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A Covenant in Your Flesh

October 9, 2011 ()

Genesis 17:1-26 |


Genesis 17 introduces the most significant ritual of the Old Testament—circumcision—as a sign of the covenant. We shouldn’t think of this as some separate covenant from the one outlined in chapter 12 and ratified in chapter 15, especially since the promises expounded here only expanded on the promises that God already made there. Chapter 17 is best read as filling out the details of a single Abrahamic covenant, by which God would bless Abraham and through Abraham to bless the world.

Circumcision is a Sign of the Covenant Promise: In chapter 17 God’s promise is fully and forcefully asserted: Abraham will be the father of a multitude of nations; his offspring will come through Sarah and inherit land of Canaan. All these promises hinge on the central promise that God will be God to him and to his offspring forever. Since the promise of offspring is of central concern for Abraham, it is appropriate that God would use circumcision—an act thought to expedite procreation—as a sign of that promise. The fact that this was performed when Abraham was 99 only reinforced how Abraham’s fruitfulness was due to God’s supernatural power and not through Abraham’s biological maturation.

Circumcision is a Sign of the Covenant Requirement: But circumcision was not only a sign of what God pledged to do for Abraham and his offspring, it was also a sign of the commitment the covenant demanded of Abraham and his offspring. First, in order to keep the covenant Abraham and those who came after him must be circumcised. This is because the covenant sign has an intimate relationship with the covenant itself. So close is the relationship between the two that circumcision is described simply as “a covenant” in verses 10 and 13, and not as “a sign of the covenant” (v11). The signifier has a role in the things signified. From Abraham until Christ, circumcision was an entry rite into covenant relationship with God and his people (note the horizontal dimension of v14 cut off from his people). It is not difficult to see how baptism now performs this role as an entry rite into the life, loyalty, and community of the covenant (see Rom 6:1–5; Col 2:11–13; Gal 3:27–29).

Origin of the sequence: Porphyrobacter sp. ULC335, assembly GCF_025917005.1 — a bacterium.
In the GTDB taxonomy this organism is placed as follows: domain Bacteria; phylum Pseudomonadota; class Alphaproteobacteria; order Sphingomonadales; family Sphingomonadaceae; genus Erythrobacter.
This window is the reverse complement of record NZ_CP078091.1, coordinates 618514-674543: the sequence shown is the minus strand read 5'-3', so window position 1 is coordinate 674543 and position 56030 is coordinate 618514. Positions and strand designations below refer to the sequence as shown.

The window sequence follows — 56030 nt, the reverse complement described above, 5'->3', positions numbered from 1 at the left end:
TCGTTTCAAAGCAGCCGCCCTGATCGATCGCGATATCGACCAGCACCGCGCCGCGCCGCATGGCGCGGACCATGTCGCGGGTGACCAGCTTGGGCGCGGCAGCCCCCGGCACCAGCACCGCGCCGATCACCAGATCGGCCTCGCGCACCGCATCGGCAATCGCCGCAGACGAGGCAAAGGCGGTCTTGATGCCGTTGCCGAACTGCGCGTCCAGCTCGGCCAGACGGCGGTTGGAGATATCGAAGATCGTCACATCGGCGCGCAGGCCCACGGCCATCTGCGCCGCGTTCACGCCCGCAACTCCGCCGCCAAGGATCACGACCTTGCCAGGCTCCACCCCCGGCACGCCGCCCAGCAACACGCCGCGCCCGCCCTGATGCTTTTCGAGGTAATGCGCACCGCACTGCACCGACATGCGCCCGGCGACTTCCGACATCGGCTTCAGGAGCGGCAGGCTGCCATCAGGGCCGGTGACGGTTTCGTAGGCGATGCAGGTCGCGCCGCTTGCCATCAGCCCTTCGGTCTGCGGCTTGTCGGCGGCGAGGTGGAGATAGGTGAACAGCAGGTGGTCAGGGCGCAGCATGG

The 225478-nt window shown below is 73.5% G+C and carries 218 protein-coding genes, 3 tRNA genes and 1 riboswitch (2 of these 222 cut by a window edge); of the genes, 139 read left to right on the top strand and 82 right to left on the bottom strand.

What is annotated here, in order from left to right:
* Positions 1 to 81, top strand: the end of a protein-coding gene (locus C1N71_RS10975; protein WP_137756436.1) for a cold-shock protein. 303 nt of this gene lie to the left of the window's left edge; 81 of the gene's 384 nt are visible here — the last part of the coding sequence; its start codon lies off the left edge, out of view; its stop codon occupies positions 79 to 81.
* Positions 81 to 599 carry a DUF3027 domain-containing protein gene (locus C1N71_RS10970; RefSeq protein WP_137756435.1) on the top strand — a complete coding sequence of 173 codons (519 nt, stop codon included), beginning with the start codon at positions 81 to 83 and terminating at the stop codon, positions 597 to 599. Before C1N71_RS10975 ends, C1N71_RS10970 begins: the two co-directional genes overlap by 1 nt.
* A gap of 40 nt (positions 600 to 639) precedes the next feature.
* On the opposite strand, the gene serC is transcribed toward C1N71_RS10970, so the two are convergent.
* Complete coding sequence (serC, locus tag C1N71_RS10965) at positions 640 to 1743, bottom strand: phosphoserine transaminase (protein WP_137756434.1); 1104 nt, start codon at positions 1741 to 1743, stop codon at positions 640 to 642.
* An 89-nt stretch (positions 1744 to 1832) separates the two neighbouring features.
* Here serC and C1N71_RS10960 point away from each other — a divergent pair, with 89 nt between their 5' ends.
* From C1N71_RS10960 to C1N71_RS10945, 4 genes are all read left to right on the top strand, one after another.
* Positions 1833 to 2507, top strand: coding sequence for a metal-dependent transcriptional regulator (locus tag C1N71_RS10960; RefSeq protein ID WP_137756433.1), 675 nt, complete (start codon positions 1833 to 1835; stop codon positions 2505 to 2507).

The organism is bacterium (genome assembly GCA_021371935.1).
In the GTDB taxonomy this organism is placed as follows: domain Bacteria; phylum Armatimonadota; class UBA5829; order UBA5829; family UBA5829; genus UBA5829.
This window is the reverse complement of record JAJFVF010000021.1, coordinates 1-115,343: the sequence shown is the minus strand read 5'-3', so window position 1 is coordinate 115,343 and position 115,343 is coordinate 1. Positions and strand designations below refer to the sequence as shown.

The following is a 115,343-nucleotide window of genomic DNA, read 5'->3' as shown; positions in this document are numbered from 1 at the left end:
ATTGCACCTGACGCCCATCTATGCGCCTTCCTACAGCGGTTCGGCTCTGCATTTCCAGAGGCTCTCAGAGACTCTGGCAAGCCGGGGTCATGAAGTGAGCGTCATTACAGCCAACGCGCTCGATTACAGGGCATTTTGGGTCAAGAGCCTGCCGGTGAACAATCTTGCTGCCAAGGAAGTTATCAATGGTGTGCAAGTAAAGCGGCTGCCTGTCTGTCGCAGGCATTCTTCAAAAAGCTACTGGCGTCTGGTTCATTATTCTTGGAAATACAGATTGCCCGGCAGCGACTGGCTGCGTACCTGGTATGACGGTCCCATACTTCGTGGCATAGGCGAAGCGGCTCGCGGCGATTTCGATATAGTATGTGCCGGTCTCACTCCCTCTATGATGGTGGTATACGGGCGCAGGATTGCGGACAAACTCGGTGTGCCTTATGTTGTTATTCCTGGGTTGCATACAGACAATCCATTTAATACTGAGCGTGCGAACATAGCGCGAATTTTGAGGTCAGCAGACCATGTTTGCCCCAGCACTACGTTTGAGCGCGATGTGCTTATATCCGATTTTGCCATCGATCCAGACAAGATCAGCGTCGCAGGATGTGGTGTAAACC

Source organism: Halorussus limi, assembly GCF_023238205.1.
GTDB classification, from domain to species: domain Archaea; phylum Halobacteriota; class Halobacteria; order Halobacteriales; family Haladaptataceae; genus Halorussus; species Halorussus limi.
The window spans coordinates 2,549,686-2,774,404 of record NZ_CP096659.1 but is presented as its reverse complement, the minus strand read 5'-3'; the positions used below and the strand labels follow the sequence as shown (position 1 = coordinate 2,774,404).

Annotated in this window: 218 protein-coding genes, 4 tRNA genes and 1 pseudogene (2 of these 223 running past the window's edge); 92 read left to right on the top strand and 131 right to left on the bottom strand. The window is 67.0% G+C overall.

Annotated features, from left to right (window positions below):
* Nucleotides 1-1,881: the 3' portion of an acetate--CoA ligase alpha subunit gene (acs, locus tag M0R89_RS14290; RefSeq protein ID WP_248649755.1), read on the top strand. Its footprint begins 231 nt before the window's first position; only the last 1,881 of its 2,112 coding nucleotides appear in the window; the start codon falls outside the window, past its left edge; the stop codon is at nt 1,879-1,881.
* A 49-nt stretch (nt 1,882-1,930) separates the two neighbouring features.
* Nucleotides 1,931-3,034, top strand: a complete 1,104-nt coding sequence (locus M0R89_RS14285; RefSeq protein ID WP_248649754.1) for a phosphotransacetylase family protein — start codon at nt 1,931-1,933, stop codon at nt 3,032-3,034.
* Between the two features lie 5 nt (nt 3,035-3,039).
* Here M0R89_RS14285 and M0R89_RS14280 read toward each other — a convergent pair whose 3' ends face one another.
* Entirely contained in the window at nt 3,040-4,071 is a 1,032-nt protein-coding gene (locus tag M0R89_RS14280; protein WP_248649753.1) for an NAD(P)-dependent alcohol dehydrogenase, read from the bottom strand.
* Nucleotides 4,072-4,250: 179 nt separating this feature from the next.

But it would be reductionist to read Genesis as if this is all that God required. Verse 2 tells us that in order for the covenant to go forward, Abraham must walk before God blamelessly. The requirement was not just external obedience, but an internal disposition. Circumcision signified such allegiance; anything that impedes fidelity was to be excised from life.

Circumcision is a Sign of the Covenant Curse: The ratification of a covenant often included a sign, denoting what would happen to a person who breaks the covenant. In fact, covenants weren’t “made” in the ancient world, they were “cut”. The person who failed to keep the covenant would be “cut” off. Circumcision graphically depicted how covenant breakers would be “cut off” from the promised seed (v14), as would their progeny.

Chapter 17 introduces a great tension: How do we reconcile the seemly unconditional expression of the Abrahamic covenant in chapters 12 and 15 with Genesis 17’s very conditional expression (vv2, 14)? The apostle Paul found that tension resolved in Christ (Gal 3:7–16).

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